Roger Ebert at TED: losing and finding your voice
This is a great TED talk. In some regards, it is a great TED talks. A group of people talking with a unified voice. And it spoke to me in many different ways. I absolutely encourage you to take the time to watch it. It will give you pause to think. And, as I will argue below, I believe this talk can provide several interesting insights for digital media marketers. At its heart, it is a deeply personal story — which is what moves me and moves me to write about it.
Imagine speaking your last words well before you die? This is what happened to Roger Ebert, a man who made his living voicing his opinion — as he had all his vocal instruments removed after suffering from jaw bone cancer. “All my life I was a motor-mouth. Now I’ve spoken my last words, and I don’t even remember, for sure, what they were.” It is a marvellously brave and inspiring speech; as he ‘says‘, “I have not come here to complain…” With all the little hassles and aggravations of our daily life, we can take stock of Roger’s fighting courage and the wonderful support of his wife and friends.
From a technological point of view, I was quite impressed by the computerized voice of Alex (for its intonations) and of the Roger Junior experiment made by a Scottish company which specializes in creating personalized computer voices.
The [lack of] punch in the written word
Roger made two other quips that got my attention:
(1) One of the big challenges in the synthesized voice technology is to make emotion come through. Outside of capital letters and exclamation marks, syntactically there is no way to nuance your words with ‘unspoken’ sentiment (the famous 93% of messaging that comes from nonverbal communication). Roger said, about his frustration not to be able to type out quickly his anger, that “my anger rarely lasts long enough to write it down.” The takeaway I wanted to bring to you is that life is too short to stay angry. (For more, you should read the great Esquire magazine article “The Essential Man,” by Chris Jones).
(2) “Online everyone speaks at the same speed.” On this point, I disagree with Roger. Being able to navigate online and, more pratically speaking, to type fast are two skills that can make your online experience very different. Having learned to speed type with a high degree of accuracy makes the world of difference when you are creating content or transcribing your thoughts — this is true whether you are writing a term paper, publishing an article, partcipating in a forum or instant chatting.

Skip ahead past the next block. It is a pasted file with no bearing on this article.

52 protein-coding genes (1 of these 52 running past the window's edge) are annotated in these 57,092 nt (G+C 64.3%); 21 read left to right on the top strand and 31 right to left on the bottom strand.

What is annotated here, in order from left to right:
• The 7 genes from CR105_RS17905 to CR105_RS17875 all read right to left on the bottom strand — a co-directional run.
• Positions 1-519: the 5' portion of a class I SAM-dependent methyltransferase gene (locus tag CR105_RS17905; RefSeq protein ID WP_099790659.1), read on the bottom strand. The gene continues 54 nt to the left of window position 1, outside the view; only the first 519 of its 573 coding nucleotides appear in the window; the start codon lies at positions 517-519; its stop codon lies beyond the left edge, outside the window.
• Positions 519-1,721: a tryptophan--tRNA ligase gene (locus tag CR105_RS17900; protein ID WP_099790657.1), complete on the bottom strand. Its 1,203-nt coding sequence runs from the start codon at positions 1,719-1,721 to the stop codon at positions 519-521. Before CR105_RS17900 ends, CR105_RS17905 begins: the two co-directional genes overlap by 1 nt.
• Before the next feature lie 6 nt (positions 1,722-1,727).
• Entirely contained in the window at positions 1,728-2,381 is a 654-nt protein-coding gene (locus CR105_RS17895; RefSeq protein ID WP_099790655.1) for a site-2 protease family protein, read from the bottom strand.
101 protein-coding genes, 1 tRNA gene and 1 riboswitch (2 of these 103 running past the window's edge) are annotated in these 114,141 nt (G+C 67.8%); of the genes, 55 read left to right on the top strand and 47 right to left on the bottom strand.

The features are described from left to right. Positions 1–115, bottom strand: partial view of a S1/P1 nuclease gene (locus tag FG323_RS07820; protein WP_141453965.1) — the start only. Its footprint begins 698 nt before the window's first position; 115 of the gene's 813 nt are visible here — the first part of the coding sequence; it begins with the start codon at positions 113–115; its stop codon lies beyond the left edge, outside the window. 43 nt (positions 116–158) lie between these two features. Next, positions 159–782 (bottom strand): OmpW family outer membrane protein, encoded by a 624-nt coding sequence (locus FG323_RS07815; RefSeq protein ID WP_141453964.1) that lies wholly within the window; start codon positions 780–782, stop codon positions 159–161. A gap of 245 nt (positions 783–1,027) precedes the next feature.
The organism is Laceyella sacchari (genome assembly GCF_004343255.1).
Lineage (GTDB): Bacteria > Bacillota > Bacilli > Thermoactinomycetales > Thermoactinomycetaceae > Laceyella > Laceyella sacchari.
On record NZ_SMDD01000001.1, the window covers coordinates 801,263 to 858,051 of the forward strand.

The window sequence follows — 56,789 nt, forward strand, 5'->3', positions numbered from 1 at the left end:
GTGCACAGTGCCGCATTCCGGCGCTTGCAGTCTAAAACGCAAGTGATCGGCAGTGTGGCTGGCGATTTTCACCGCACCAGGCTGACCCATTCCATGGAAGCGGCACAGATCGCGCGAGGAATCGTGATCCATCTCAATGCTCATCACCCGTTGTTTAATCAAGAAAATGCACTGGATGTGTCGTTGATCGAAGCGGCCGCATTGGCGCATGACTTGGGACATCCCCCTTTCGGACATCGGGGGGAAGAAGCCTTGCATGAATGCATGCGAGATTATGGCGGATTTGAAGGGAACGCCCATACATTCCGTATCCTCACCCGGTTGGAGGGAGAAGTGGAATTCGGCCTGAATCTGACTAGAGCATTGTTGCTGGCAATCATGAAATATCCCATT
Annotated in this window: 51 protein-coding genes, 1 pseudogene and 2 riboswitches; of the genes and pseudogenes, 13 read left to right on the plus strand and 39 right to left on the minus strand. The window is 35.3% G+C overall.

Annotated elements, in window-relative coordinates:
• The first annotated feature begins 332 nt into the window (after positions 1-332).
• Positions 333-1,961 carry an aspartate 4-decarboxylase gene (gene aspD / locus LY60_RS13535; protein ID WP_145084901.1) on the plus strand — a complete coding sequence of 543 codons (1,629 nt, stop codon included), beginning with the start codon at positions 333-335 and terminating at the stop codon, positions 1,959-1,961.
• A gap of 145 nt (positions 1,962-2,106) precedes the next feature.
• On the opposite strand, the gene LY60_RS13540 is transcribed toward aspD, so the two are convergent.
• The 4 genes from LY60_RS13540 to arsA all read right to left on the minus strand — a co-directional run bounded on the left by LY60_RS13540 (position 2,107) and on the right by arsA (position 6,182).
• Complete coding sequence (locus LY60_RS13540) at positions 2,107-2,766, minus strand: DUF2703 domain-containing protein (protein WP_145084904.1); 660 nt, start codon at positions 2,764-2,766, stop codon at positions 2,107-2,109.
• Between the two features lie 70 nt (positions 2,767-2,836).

Lessons for a brand marketer
There are three indelible lessons that brand marketers and, especially those considering their digital marketing strategy:
- Turn to the brand’s history to understand your authentic voice — but don’t forget to let the best technology win. By digging through the thousands of hours of past recordings, the Scottish company was able to find a plausible voice. However, ultimately, Roger prefered the techology that felt the closest, rather than a picture-perfect copy that was a replica of his former voice. The emotional timbre is more important than the superficial perfection. [As an aside, when I was running Redken 5th Ave NYC, we made a conscientious effort to keep our history “alive,” and to make sure the founder’s voice was thriving, but in an updated way.]
- Think of your brand’s voice such that other members of your team can contribute to your community management — community management is management of the community BY the community (not just a solo community manager). I loved how the four people on stage provided a single speech, each with their own touch. Brand marketers should aspire for the same in their online conversation!
- Great messages include personality and resonate at a deeper level. Of course, humor is good too in doses. It’s the personal in personality that makes this speech so vibrant. As I like to say, make sure that the Branding Gets Personal.
Please enjoy the video!